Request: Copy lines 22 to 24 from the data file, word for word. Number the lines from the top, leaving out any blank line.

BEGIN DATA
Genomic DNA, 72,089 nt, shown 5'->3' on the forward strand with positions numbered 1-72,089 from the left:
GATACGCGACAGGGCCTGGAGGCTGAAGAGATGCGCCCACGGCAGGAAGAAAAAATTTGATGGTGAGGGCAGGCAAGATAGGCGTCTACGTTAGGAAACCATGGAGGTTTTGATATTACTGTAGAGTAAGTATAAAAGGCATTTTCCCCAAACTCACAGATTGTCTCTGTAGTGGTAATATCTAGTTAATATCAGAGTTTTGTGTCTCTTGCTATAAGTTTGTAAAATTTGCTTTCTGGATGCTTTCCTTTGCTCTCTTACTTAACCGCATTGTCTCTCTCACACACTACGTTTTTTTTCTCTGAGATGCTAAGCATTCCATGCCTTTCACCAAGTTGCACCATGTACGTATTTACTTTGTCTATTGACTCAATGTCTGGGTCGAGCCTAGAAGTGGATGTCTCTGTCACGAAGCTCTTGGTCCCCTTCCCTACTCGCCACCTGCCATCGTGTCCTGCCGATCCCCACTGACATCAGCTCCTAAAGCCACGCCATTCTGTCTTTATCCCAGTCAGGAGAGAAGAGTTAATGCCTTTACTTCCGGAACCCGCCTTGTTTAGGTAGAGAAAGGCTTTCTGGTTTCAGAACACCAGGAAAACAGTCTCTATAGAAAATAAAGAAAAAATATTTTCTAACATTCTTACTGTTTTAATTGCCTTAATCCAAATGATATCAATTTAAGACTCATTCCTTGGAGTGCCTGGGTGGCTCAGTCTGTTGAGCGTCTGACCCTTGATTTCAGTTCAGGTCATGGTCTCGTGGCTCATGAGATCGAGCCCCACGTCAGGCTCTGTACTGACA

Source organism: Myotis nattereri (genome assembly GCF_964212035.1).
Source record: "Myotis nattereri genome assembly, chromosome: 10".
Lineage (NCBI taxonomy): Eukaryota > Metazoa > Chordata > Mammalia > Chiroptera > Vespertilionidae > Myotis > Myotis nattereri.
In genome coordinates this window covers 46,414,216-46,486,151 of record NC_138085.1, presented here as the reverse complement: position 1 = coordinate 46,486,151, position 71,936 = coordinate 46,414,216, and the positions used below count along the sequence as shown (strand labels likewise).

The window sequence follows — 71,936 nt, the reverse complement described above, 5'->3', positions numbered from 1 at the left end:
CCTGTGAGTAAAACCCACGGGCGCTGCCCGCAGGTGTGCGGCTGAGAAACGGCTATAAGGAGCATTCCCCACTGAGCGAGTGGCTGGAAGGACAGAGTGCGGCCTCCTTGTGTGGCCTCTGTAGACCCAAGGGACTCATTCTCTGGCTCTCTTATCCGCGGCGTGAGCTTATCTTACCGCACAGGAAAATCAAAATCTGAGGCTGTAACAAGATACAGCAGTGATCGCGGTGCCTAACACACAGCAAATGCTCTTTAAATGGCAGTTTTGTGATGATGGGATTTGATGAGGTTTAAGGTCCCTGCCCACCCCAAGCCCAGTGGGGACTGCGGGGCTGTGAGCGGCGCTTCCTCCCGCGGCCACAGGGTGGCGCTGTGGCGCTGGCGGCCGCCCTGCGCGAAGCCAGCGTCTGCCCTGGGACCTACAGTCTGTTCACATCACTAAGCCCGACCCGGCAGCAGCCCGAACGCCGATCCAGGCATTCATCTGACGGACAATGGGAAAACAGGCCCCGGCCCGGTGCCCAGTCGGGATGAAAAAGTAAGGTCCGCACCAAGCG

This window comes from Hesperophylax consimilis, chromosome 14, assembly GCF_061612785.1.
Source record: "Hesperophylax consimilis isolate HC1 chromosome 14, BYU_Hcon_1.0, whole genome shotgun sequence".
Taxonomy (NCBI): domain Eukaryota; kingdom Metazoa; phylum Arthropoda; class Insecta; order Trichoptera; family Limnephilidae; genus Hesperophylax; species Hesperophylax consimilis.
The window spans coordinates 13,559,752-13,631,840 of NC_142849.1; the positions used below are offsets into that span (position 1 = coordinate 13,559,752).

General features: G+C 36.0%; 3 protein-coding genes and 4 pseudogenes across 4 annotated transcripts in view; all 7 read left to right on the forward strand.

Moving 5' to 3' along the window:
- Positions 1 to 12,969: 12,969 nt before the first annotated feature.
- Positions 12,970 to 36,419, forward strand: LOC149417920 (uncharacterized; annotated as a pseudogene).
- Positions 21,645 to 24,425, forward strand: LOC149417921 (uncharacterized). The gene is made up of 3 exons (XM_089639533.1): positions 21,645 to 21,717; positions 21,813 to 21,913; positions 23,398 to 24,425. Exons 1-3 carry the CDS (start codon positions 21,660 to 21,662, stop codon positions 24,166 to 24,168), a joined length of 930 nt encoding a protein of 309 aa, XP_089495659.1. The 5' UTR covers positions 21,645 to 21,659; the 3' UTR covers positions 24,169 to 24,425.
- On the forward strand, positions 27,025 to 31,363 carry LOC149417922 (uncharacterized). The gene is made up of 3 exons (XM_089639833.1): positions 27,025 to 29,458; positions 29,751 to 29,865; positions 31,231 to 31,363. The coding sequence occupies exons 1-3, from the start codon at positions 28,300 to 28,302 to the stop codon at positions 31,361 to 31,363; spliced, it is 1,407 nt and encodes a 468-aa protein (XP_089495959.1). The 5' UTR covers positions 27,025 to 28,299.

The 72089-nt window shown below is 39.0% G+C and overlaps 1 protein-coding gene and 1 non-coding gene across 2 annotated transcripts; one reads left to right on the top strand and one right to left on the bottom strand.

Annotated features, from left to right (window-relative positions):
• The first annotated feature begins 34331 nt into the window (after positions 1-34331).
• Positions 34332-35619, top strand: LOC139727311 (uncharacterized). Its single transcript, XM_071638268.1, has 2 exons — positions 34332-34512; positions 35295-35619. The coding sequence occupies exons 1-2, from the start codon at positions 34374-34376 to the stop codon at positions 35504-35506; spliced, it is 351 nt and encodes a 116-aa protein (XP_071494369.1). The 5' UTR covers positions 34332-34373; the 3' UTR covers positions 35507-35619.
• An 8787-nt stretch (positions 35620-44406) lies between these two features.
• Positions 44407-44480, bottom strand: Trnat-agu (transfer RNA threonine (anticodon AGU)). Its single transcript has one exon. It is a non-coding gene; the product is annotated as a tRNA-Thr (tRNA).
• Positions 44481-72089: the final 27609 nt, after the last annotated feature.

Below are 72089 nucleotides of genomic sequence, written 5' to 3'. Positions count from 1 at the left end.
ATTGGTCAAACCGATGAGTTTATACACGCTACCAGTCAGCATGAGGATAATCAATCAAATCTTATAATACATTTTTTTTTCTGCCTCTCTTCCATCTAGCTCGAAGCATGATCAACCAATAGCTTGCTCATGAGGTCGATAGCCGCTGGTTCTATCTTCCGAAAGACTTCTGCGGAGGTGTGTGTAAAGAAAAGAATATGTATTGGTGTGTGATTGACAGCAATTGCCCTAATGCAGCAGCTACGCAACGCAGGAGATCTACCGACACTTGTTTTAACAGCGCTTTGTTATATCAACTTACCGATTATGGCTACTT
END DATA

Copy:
• Positions 34332-35619, top strand: LOC139727311 (uncharacterized). Its single transcript, XM_071638268.1, has 2 exons — positions 34332-34512; positions 35295-35619. The coding sequence occupies exons 1-2, from the start codon at positions 34374-34376 to the stop codon at positions 35504-35506; spliced, it is 351 nt and encodes a 116-aa protein (XP_071494369.1). The 5' UTR covers positions 34332-34373; the 3' UTR covers positions 35507-35619.
• An 8787-nt stretch (positions 35620-44406) lies between these two features.
• Positions 44407-44480, bottom strand: Trnat-agu (transfer RNA threonine (anticodon AGU)). Its single transcript has one exon. It is a non-coding gene; the product is annotated as a tRNA-Thr (tRNA).